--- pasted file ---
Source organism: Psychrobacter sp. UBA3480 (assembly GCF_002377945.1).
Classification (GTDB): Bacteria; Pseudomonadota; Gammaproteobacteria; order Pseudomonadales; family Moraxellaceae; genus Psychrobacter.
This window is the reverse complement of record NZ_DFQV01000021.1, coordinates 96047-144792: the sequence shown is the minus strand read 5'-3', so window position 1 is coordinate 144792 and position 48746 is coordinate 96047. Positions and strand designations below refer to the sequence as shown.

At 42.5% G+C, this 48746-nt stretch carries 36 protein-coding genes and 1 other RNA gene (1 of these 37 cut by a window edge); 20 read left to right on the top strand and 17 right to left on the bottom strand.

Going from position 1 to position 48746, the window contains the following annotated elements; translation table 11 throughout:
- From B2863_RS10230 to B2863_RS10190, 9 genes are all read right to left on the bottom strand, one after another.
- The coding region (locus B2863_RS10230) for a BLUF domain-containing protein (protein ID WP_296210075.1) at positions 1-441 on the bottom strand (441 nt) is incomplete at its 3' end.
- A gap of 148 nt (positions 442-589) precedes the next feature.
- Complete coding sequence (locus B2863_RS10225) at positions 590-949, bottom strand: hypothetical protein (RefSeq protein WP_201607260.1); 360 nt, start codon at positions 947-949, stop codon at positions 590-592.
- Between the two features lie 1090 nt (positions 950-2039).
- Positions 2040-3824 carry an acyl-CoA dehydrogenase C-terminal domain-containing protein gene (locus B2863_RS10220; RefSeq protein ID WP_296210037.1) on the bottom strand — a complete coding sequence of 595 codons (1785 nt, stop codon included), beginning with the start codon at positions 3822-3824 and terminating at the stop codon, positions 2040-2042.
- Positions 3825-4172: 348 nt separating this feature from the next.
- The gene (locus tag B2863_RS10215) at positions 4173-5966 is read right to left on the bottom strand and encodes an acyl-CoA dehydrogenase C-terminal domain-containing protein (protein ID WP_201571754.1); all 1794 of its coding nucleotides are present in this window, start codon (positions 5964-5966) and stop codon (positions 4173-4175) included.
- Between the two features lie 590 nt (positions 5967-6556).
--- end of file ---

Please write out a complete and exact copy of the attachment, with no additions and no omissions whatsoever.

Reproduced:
Source organism: Psychrobacter sp. UBA3480 (assembly GCF_002377945.1).
Classification (GTDB): Bacteria; Pseudomonadota; Gammaproteobacteria; order Pseudomonadales; family Moraxellaceae; genus Psychrobacter.
This window is the reverse complement of record NZ_DFQV01000021.1, coordinates 96047-144792: the sequence shown is the minus strand read 5'-3', so window position 1 is coordinate 144792 and position 48746 is coordinate 96047. Positions and strand designations below refer to the sequence as shown.

At 42.5% G+C, this 48746-nt stretch carries 36 protein-coding genes and 1 other RNA gene (1 of these 37 cut by a window edge); 20 read left to right on the top strand and 17 right to left on the bottom strand.

Going from position 1 to position 48746, the window contains the following annotated elements; translation table 11 throughout:
- From B2863_RS10230 to B2863_RS10190, 9 genes are all read right to left on the bottom strand, one after another.
- The coding region (locus B2863_RS10230) for a BLUF domain-containing protein (protein ID WP_296210075.1) at positions 1-441 on the bottom strand (441 nt) is incomplete at its 3' end.
- A gap of 148 nt (positions 442-589) precedes the next feature.
- Complete coding sequence (locus B2863_RS10225) at positions 590-949, bottom strand: hypothetical protein (RefSeq protein WP_201607260.1); 360 nt, start codon at positions 947-949, stop codon at positions 590-592.
- Between the two features lie 1090 nt (positions 950-2039).
- Positions 2040-3824 carry an acyl-CoA dehydrogenase C-terminal domain-containing protein gene (locus B2863_RS10220; RefSeq protein ID WP_296210037.1) on the bottom strand — a complete coding sequence of 595 codons (1785 nt, stop codon included), beginning with the start codon at positions 3822-3824 and terminating at the stop codon, positions 2040-2042.
- Positions 3825-4172: 348 nt separating this feature from the next.
- The gene (locus tag B2863_RS10215) at positions 4173-5966 is read right to left on the bottom strand and encodes an acyl-CoA dehydrogenase C-terminal domain-containing protein (protein ID WP_201571754.1); all 1794 of its coding nucleotides are present in this window, start codon (positions 5964-5966) and stop codon (positions 4173-4175) included.
- Between the two features lie 590 nt (positions 5967-6556).